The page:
Usain Bolt has accomplished pretty much all there is in sprinting, but it’s unlikely he’ll ever beat a cheetah.
As part of “Big Cat Week,” Nat Geo Wild studied what would have happened if a cheetah took part in the 2009 World Championships 100m final, where Bolt set the world record of 9.58 seconds.
Bolt’s time equaled 23 miles per hour (though Nat Geo says 28 mph, which Bolt probably reached or got close to at his peak speed). A cheetah can sprint nearly 70 mph, according to Nat Geo.
In the video, a virtual cheetah is placed between Bolt and Doc Patton. What happens when the gun goes off is predictable. The cheetah zooms past the field, including Bolt, and crosses the finish in 5.95, obliterating the world record.
Nat Geo determined that Bolt would need at least a 40-meter head start to beat the cheetah.
Video: Usain Bolt and the great tortoise race
Lindsey Vonn‘s episode of “Running Wild with Bear Grylls” will air on NBC on Monday at 10 p.m. ET.
From NBC Universal:
“After roaring across crystal-clear waters in a speedboat, Bear and Lindsey must strip down and swim to shore before inching their way along the rugged coastline. After rappelling down a sheer rock wall, the two get inventive and use a spear-gun to traverse a hundred-foot deep chasm. With the sun setting, they collect a dinner of sea urchins and Bear challenges Lindsey to a swimming competition with hilarious results. Along the way Lindsey shares her journey of love, Olympic glory, and displays the focus and determination that has made her one of the most successful female athletes of all time.”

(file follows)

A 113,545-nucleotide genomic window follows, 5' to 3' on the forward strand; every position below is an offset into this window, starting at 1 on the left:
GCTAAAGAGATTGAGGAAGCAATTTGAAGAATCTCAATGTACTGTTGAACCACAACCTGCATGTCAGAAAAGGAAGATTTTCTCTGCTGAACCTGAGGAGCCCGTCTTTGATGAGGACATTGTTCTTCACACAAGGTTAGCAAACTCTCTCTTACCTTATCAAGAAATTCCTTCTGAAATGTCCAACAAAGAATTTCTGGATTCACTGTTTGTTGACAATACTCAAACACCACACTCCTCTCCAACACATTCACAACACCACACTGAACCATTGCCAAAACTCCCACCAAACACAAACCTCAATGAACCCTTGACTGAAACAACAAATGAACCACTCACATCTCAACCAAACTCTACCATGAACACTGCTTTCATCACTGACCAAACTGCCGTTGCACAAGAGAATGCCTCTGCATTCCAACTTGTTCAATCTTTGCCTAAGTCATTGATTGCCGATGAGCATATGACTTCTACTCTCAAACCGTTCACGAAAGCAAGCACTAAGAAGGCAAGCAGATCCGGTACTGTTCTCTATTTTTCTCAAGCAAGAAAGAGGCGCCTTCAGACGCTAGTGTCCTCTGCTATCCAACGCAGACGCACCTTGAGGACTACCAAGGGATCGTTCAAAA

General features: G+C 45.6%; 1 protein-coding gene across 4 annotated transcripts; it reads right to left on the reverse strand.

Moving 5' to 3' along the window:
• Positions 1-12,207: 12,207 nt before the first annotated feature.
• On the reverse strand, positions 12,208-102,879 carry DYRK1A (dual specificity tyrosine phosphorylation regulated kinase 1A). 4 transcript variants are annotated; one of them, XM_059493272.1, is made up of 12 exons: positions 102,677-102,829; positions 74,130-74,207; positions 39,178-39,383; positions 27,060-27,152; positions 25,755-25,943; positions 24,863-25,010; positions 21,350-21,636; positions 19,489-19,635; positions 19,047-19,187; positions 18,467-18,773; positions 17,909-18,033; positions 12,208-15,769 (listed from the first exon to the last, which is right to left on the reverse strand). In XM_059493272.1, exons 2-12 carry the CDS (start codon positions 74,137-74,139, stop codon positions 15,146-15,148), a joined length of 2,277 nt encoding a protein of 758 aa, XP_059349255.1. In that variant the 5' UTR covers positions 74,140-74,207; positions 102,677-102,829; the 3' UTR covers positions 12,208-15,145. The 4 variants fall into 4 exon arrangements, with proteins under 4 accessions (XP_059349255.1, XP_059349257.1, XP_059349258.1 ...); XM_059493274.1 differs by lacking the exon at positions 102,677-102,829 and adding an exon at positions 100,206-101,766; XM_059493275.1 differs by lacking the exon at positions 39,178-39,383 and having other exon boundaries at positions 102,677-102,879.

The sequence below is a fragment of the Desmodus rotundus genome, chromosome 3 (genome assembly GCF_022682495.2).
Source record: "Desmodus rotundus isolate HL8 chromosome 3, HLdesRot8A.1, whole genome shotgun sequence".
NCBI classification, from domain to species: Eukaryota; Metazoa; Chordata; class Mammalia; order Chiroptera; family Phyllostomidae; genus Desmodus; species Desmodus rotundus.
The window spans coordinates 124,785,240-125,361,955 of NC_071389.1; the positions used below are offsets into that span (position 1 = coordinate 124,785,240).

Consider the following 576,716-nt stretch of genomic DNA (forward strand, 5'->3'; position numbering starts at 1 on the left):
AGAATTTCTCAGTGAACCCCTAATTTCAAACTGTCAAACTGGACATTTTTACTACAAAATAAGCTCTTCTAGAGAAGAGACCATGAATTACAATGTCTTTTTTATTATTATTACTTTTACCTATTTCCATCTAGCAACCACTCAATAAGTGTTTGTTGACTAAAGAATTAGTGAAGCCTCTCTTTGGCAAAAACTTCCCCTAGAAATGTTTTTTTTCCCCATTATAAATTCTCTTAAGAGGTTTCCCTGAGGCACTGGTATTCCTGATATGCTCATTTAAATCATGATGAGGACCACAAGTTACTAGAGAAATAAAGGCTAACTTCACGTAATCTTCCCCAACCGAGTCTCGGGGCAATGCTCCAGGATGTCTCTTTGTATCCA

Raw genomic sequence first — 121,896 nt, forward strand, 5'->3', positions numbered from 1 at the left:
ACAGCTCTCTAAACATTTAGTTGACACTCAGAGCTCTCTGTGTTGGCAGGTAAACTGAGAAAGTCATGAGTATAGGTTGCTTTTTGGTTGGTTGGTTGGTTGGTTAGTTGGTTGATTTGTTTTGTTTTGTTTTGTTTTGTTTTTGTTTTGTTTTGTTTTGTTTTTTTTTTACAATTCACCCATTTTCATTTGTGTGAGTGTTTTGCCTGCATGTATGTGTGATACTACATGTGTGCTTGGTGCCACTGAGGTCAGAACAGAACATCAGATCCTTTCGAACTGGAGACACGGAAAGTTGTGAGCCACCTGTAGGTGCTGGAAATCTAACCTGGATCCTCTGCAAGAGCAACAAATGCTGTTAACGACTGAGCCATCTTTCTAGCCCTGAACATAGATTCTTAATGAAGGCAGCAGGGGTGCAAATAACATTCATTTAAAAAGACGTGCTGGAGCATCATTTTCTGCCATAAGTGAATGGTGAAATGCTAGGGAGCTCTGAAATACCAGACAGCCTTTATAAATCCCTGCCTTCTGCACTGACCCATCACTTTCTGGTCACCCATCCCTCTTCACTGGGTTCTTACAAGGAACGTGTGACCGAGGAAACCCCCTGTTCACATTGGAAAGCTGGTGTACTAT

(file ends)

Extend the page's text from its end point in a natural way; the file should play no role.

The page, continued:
Vonn is returning from a Feb. 27 crash that left her with three significant left knee fractures.
With 76 career World Cup wins, she is 10 shy of the record held by Swedish legend Ingemar Stenmark.
MORE: Lindsey Vonn wants to race men, retire in 2019
Los Angeles Lakers point guard José Calderón retired from Spain’s national team after playing in his fourth Olympics in Rio.
Calderón, 34, earned silver medals in 2008 and 2012 and bronze in 2016 for Spain, which lost to the U.S. in the medal rounds at each of the last three Olympics.
Calderón is one of five Spaniards to play in the last four Olympic tournaments, along with Pau Gasol, Juan Carlos Navarro, Rudy Fernandez and Felipe Reyes.
Calderón came off the bench in Rio and played 25 minutes total in five of the team’s eight games. He’s entering his 12th season in the NBA.
Gasol, who will be 40 years old come Tokyo 2020, has not determined when he will end his international career.
VIDEO: Top basketball moments from Rio Olympics